5 Facts About the Spine

Your spine is a wondrous thing. It supports your body’s weight and movement and is the superhighway where most of your nervous systems flows. Below are five little-known facts about your marvelous spine – feel free to whip one of these nuggets of knowledge out at your next cocktail party.

1. Babies have more bones than adults.

The human skeleton begins to develop 13 to 16 weeks after conception. At birth, a human has about 300 bones and cartilage elements, and many bones that will eventually fuse together are still separate, although joined by tough membranes. The malleable nature of cartilage allows for a baby’s easier passage through the birth canal. As an adult, the skull consists of 26 cranial and facial bones fused together along unmovable joints called sutures, with the exception of the mandible, or jaw, which is attached at a moveable joint. At birth, many of those bones are not yet fused and instead are joined by fibrous membranes called fontanelles. The fontanelles are the so-called “soft spot” on an infant’s head. Eventually the fontanelles close as the bones grow together.The process of changing cartilage to bone is called ossification, and begins before birth and continues into a person’s twenties. Ossification occurs when capillaries bring blood to bone-forming cells called osteoblasts. The osteoblasts then begin producing compact bone, covering the cartilage and eventually replacing it. At adulthood the average person has approximately 206 bones.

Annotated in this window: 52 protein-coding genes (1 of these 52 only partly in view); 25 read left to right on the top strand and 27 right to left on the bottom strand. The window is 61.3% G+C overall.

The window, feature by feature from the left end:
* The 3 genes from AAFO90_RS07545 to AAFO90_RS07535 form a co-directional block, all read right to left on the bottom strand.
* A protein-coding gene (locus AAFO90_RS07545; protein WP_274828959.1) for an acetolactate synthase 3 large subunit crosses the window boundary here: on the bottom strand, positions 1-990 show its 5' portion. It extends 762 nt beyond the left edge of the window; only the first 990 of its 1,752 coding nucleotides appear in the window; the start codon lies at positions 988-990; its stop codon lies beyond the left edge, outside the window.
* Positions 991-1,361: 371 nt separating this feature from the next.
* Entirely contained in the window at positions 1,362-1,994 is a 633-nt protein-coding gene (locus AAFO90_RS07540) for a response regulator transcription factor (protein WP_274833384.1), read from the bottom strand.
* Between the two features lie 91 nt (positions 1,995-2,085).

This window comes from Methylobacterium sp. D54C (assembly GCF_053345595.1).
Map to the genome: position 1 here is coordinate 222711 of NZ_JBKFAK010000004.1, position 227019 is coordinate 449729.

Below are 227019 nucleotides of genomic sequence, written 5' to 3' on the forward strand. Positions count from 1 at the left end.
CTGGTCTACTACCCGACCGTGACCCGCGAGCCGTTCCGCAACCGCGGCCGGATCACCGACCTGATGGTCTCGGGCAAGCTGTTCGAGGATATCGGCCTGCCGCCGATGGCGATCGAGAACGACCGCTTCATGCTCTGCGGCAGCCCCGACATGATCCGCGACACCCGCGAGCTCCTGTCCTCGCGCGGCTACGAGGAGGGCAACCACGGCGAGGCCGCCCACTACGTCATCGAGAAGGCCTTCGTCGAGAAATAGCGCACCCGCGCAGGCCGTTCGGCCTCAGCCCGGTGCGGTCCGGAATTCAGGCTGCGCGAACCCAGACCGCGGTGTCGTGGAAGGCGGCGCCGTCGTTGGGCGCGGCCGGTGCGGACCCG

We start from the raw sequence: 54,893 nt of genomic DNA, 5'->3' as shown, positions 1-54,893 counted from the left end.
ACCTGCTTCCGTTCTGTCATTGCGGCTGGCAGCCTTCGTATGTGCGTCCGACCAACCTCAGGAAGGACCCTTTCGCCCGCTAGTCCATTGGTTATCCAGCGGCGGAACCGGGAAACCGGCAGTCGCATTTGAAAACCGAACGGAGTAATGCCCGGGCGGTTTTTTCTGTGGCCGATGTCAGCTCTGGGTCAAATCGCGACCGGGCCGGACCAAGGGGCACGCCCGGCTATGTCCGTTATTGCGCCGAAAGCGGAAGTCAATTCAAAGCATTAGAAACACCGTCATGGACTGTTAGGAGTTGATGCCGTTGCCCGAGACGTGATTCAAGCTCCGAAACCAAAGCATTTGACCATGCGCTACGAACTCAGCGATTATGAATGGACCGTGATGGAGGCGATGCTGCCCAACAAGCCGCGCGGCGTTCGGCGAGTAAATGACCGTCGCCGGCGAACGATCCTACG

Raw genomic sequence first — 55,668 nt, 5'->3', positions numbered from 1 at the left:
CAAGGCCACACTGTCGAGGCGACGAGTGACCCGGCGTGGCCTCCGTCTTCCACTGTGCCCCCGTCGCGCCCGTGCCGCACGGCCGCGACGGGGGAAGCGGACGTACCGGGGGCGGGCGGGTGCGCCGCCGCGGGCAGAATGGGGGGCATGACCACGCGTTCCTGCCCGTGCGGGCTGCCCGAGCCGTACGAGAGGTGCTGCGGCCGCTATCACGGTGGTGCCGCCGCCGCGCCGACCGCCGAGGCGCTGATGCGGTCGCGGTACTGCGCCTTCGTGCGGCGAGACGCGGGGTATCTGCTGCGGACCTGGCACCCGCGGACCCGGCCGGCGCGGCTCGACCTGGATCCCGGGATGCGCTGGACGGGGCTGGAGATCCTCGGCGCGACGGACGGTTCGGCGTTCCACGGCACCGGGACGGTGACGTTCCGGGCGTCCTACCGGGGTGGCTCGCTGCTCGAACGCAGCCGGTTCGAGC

2. Your spinal cord is very light.

Your spine protects your spinal cord, which delivers messages throughout your body. The average spinal cord weighs only 1.2 ounces!

3. One of the bones in your spine was named after a Greek god.

In anatomy, the atlas (C1) is the most superior (first) cervical vertebra of the spine. It is named for the Atlas of Greek mythology, because it supports the globe of the head. The atlas is the topmost vertebra and with the axis forms the joint connecting the skull and spine. Since this area is in such close proximity to the brain, subluxations here can result in an alteration to a large variety of body functions. Much of the body’s nervous system messages flow past this point. This means that very large areas of the body are supplied by the nerves that pass through or near here. Some of the areas of nerve supply that can be affected by subluxations in the upper cervical spine include your brain, head, and face. Nervous system interference here could result in headaches, facial palsy, sinus trouble, allergies, fatigue, cross-eyes, or dizziness.

4. We have arches in our feet because of our spine.

“The foot bone’s connected to the spine bone…” Most people know the nursery rhyme sung with great hilarity as a child, for how could a bone in your toe be linked to your neck? However, in order for our spines to take the weight of our body, balance us, and allow us to walk upright, our feet have arches to help spread the burden.

5. Only humans have an S-shaped spine.

Our spines were designed to have one curve, in one upwards arch, as all primates walked on all-fours. When humans stood up for the first time around six million years ago, our spines were not used to having to bear the weight of our head and body in an upright column. To counteract this, humans evolved an ’S’ shape in the spine, with a curve backwards at the top of the thoracic region, and a subsequent curve forwards just before the lumbar.

 

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